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Champion Hurdle looks off the agenda for Apple's Jade following shock reverse


Rashaan (right) wins at Down Royal

Rashaan (right) wins at Down Royal

Rashaan (right) wins at Down Royal

Gordon Elliott effectively ruled out a tilt at the Champion Hurdle with Apple's Jade after she suffered a shock defeat on her seasonal reappearance at Down Royal.

So impressive when winning Grade One events at Aintree and Punchestown in the spring, the four-year-old was making her first start for Elliott in the WKD Hurdle following the well-publicised split between owners Gigginstown House Stud and champion trainer Willie Mullins.

The 1-2 favourite made most of the running under Ruby Walsh, but was unable to shake off her rivals and 10-1 shot Rashaan loomed up as a big danger rounding the home turn.

There was little to choose between the pair jumping the final flight, but Colin Kidd's stable star was away from it quicker and passed the post a length and a half to the good.

Apple's Jade was pushed out to 16-1 from 8-1 for the Champion Hurdle at Cheltenham by Paddy Power, and Elliott plans to step his filly up in distance on her next start.

He said: "I'm disappointed, but the positive is we haven't had her that long.

"I know she'll come on from the run, but she'll not be winning any Champion Hurdle, that's one thing I will tell you.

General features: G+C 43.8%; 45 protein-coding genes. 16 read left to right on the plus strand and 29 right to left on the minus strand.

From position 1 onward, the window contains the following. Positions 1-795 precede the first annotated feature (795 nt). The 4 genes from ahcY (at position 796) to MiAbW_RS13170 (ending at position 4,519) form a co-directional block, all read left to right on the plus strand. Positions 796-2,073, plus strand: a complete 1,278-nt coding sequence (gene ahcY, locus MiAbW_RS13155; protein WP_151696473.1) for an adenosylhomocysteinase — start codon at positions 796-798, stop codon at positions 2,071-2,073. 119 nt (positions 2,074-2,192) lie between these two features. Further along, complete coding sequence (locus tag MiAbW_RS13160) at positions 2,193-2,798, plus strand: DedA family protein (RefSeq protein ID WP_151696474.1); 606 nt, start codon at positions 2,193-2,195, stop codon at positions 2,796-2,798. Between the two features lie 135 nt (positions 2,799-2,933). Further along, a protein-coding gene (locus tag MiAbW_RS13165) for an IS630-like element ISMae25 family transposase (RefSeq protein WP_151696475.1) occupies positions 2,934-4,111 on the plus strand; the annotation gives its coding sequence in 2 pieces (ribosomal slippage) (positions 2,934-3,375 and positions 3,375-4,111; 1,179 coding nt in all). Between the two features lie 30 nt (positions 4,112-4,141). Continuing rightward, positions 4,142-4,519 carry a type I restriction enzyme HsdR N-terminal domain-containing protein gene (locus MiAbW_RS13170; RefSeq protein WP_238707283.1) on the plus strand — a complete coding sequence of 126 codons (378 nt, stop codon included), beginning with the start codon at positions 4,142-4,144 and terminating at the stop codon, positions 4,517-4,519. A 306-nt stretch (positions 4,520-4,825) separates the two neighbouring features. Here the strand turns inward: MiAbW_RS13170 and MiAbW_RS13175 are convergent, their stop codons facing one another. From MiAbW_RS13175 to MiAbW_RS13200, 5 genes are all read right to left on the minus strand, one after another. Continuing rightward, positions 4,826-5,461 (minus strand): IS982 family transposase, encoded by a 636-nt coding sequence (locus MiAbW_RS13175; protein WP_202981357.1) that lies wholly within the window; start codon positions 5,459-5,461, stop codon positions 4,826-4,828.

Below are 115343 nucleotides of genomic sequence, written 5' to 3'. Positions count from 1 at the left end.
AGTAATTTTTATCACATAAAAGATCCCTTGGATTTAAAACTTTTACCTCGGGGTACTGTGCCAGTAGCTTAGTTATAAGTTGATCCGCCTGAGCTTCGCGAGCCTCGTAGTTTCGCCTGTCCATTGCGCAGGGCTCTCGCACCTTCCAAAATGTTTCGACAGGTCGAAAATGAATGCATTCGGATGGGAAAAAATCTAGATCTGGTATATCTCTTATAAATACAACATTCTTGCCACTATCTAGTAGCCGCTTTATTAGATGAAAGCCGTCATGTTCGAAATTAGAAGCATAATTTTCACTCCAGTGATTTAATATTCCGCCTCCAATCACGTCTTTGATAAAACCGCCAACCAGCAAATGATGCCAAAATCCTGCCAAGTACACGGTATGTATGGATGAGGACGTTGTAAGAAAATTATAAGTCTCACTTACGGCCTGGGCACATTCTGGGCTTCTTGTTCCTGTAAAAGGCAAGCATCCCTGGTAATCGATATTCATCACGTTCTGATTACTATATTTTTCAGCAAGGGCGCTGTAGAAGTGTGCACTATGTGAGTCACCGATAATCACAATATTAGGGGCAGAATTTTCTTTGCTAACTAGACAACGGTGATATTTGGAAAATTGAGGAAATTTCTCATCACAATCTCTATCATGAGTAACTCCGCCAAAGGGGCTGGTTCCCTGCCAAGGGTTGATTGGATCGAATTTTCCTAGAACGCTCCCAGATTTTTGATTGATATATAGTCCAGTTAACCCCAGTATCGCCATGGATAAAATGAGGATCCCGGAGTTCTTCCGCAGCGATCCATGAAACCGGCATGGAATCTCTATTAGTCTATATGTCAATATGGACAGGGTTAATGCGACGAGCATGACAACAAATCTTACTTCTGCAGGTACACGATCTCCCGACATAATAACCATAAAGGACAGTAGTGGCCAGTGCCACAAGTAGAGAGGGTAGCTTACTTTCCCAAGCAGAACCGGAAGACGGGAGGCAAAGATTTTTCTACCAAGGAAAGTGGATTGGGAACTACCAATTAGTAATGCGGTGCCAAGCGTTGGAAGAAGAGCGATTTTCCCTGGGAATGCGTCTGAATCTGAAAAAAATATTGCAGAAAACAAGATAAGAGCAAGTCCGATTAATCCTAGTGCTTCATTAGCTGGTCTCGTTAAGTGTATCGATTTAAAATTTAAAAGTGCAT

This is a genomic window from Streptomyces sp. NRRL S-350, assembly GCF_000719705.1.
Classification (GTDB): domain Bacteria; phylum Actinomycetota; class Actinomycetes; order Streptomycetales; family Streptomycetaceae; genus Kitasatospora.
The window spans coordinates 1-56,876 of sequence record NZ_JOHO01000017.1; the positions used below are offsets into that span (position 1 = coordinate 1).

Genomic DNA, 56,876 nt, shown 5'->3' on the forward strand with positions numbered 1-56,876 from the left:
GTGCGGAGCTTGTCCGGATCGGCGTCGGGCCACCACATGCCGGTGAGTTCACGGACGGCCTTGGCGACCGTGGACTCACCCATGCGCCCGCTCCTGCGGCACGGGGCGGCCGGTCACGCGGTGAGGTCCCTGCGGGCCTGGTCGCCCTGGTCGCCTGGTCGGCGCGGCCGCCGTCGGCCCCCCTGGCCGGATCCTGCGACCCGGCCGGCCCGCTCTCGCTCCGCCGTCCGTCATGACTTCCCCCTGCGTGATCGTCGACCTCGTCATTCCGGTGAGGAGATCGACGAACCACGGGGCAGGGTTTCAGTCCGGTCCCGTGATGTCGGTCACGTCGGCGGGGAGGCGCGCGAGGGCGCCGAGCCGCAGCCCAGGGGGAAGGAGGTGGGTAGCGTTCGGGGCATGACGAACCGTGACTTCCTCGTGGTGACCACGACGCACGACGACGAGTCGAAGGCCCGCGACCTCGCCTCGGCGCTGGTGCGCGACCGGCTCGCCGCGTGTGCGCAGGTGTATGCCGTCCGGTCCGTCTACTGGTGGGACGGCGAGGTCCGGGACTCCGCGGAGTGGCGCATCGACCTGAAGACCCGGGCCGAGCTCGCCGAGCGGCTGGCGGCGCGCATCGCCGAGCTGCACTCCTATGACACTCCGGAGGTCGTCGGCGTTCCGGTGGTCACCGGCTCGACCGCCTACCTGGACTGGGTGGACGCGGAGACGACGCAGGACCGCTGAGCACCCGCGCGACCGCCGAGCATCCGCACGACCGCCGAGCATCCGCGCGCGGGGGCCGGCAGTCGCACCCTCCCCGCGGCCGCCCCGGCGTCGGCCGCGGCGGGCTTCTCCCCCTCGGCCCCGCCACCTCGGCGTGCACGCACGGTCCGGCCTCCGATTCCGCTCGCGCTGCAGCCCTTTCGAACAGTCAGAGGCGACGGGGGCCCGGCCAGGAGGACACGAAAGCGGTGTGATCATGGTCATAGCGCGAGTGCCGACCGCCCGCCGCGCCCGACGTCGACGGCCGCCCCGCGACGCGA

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"She did jump well, she just looked slow. If you look at those Triumph Hurdle horses over the years, they do want a trip.

"We'll step her up in trip and she'll win loads of races."

Winning jockey Sean Flanagan said: "Colin holds this lad in high regard and when he was running as a juvenile he was running into the likes of Footpad.

"Then he was running on heavy ground and he wants a bit of nicer ground.

"He ran a cracker in Leopardstown last week (ninth in November Handicap) after encountering a lot of traffic problems.

"We knew the favourite was going to be hard to beat, but we hoped we'd give her a run for her money and it paid off."

Rashaan could make a swift return to action before being given a winter break.

"Last year the heavy ground along the winter just didn't suit him," said Kidd.

"We have been blessed with the weather the last couple of months. I am just going to keep him going while the ground is this way. Once the word 'heavy' appears in the ground, he'll get a rest and come back for some of the big races in the spring.

"Today was the plan. If the weather stays this way he could go to Naas next Saturday for the four-year-old Grade Three. If the ground comes up no worse than yielding, he could possibly run there."

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